Baron, James. 1984. Organizational Perspectives on Stratification. Annual Review of
Sociology. 10. 37-69.
Main Idea: in the most boring way possible, Baron links just about every classical aspect
of organizational theory to stratification. Using the works of Thompson, Pfeffer,
Granovetter and several others, Baron shows how specifics aspects of an organization
and its environment contribute and are affected by stratification.
I) The Architecture of Inequality: Organizational Variation in Opportunity and
i. The principle source of inequality is unequal access to avenues of
advancement within an organization (this was written before the
90’s boom when everyone moved up by changing jobs)
b. The internal Labor Market: Competing Interpretations
i. Theorists are put into two camps:
1. The Neo Classical Economist Types (Williamson, Weber).
a. Claim that stratification is a result of changing
technology and imperfect information regarding
jobs and skills between employers and employees.
The long run picture tends to even out any
disparities between individuals.
2. Neo Marxists (Stone, Edwards).
a. Claim that stratification is the result of the big bad
capitalist attempting to control a volatile labor
force. Employers impose a graded status
orientation for people to focus on.
ii. As of 1984, there is no resolution to this debate because data is
hard to get regarding both internal and external career processes.
c. The Impact of Size
i. Neo Classical Economists say that size increases economies of
scale and lands organizations in urban environments, which
ii. Neo Marxists claim that larger organizations are more vulnerable
to strikes and worker unrest so they increase wages.
iii. Either way, bigger organizations pay more.
d. Impact of Demography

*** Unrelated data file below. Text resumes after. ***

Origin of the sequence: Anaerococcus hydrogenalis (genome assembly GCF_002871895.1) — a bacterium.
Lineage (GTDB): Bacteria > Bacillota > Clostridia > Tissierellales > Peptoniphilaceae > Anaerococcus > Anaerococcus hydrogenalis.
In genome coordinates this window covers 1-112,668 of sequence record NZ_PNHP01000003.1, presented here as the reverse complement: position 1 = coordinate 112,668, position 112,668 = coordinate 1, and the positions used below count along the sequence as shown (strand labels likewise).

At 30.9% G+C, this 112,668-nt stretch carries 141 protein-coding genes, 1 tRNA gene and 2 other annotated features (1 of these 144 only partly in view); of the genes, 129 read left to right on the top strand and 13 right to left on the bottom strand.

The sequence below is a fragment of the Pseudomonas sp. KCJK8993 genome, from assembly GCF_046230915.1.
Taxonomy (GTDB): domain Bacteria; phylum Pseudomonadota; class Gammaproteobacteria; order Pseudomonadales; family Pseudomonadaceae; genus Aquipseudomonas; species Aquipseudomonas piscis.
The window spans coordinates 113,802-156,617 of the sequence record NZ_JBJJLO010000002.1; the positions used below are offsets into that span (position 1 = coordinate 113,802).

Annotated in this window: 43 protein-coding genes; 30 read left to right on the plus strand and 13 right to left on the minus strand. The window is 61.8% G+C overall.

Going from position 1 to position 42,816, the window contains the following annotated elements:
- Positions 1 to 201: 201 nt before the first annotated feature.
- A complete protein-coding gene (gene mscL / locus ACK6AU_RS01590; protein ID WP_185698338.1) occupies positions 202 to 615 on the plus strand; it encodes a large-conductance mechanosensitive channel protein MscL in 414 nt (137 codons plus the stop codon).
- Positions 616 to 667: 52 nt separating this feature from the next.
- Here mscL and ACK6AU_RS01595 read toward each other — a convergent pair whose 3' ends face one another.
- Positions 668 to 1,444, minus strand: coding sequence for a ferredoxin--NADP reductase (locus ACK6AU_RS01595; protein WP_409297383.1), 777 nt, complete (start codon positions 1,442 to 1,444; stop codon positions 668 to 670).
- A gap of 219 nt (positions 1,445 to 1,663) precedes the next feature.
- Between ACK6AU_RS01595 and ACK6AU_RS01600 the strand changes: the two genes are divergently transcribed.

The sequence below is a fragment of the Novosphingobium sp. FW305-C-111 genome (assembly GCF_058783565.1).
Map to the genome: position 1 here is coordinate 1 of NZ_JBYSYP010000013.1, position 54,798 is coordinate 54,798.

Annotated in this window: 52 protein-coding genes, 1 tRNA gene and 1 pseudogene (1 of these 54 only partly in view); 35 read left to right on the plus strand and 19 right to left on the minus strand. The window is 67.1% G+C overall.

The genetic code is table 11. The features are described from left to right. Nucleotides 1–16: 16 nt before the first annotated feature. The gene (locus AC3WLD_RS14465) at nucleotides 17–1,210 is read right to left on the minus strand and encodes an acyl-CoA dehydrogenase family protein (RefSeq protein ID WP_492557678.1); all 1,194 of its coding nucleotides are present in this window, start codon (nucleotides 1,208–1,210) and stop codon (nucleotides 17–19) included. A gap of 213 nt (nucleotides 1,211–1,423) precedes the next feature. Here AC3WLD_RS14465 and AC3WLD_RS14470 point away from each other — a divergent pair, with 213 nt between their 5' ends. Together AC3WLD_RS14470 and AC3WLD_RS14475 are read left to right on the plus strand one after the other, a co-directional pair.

i. If the organization is part of a small organization cohort (few other
orgs like them) they can grow and more people do well—jobs are
ii. If small, then opportunity is a zero sum game—you can’t get a job
without taking someone else’s.
e. Impact of Technology
i. Hard to tell, Technology intermediates the performance of the
worker with the performance of the firm.
f. Impact of Unionization
i. Two competing Perspectives
1. Monopoly Power: Unions get people paid more than the
company can, which leads to inter-group stratification.
2. Collective Voice: Higher wages are the premium
organizations pay for more social control and labor
ii. Each is over stylized, unions have different effects if different
contexts—Bottom-line: unions increase the wages for those
employed, while hurting those not covered.
g. Impact of Organizaitonal Environments
i. Several different genres of theories make the connection between
the organizations rewards and its environment:
1. Marxists and Institutionalisms: How well the organization
deals with “customers”, the resources, and the political
environment will affect the wages of the workers—how
they do, the article doesn’t really say.
2. Area Differences: The actual geography of where the
organizations are located and who they pay: Offices in the
suburbs pay more than the manufacturing plants in the
3. Cultural Differences: Different organizations exists within
different cultural contexts which affects the reward system.
4. Population Ecology/Economic Segmentation: Core
organizations pay more than smaller periphery. New
organization attempt to become similar to the like-est large
organization in their niche—which includes the reward
5. Resource dependence. Workers are a resource, the more
important you are, the more you will get paid.
II) Organizaitonal Variation in Sorting Processes
a. Models of Employer Decision making
i. Basically: All organizations are seeking to strike a balance
between what they want to pay and what the worker wants to get.
To do this, they need close to perfect information to find the
equilibrium, but it is hard to get information on what a person can
do, so they have to go off of “signals”—schooling being the most
important. If sources of these economic signals are not evenly
distributed, then pay in organizations will also be stratified.
Another source of information is the interpersonal networks—this
is the Granovetter stuff.
b. Interdependence of Workers’ Career Outcomes
i. People in different organizational strata want to be alike, and this
extends to race, sex and age issues—execs are all a bunch of old
white men—also people tend to cluster around similar job and